Summer reading. Norwegian meta-fiction (My Struggle), true crime (Operation Massacre), essay collections (New Ways to Kill Your Mother), memoirs (Bedsit Disco Queen), and unusually heavy beach reads (Would you read War and Peace at the beach?) make up the New Yorker staff’s summer reading lists this season. (The New Yorker)
When business schools go out of business. These days there’s a lot of talk about the return on investment for a degree in the humanities, but what about an education in business? Chancellor University in Ohio, founded in 1848 and boasting the likes of alumni business titans John D. Rockefeller and Harvey Firestone will be closing its doors in August. In addition, Thunderbird Business School in Arizona, which stands among the world’s top-ranked business schools, is passing control of its campus to a for-profit college operator after experiencing a 75% decrease in applications since 1998. (The Huffington Post and The Wall Street Journal)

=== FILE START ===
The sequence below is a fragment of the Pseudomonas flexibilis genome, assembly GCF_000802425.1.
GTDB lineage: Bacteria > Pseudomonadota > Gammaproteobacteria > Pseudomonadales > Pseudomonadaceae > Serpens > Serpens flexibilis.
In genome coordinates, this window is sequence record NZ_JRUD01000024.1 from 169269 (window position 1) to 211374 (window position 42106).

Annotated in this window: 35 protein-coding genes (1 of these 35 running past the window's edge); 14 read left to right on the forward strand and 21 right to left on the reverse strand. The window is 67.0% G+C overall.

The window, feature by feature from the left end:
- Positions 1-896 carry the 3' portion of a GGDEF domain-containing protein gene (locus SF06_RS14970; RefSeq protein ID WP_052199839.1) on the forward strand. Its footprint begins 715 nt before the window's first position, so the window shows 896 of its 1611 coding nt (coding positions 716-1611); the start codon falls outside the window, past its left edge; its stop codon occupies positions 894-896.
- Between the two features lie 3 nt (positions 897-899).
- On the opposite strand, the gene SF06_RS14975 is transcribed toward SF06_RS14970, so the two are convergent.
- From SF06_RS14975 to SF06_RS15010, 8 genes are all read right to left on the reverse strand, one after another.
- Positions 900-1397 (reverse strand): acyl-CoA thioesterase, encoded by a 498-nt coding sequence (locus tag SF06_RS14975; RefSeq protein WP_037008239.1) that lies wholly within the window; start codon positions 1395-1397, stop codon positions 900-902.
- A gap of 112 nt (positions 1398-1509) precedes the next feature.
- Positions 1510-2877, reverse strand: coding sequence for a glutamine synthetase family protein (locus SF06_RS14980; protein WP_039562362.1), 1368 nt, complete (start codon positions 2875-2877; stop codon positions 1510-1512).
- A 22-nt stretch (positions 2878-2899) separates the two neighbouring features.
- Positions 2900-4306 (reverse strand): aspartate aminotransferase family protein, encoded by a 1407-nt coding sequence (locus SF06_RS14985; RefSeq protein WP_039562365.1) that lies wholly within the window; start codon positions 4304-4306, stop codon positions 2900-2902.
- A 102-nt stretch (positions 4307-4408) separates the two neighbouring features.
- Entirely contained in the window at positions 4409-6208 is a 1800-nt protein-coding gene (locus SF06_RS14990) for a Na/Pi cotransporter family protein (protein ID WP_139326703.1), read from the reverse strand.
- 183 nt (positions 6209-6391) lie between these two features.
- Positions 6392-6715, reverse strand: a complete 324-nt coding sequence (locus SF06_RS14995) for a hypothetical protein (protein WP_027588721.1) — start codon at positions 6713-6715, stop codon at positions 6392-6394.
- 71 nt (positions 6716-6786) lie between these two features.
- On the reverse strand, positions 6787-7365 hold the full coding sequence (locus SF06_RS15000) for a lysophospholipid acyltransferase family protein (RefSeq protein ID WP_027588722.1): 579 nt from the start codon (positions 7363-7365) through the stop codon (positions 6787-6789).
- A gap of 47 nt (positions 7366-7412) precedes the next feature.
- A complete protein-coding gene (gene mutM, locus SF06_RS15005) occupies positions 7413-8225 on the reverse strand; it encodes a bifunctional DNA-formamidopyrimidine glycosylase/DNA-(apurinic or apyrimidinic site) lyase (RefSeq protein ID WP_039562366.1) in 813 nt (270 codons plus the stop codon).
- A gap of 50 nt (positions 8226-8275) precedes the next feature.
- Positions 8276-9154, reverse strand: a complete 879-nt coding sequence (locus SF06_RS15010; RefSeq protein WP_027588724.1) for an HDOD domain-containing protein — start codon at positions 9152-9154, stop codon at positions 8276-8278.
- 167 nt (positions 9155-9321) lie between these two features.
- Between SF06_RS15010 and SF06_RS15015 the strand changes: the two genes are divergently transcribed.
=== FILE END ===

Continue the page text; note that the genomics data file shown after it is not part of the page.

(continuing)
Jobs for graduates. Teach First, the British version of Teach for America, has now surpassed banking, finance, and the civil service as the top recruiter of British university graduates. (BBC)
Common Core immersion. With the rollout of Common Core standards in schools next year, parents may want to spend a little summer tutoring time getting their kids prepared. Some Barnes and Noble stores are featuring displays of books aligned with the Common Core State Standards. These books might not be found in the Common Core’s list of recommended readings, but their Lexile measure will most likely match the increased rigor of the new standards. (Education Week)
Written by Education Sector Policy Intern Anne Mishkind.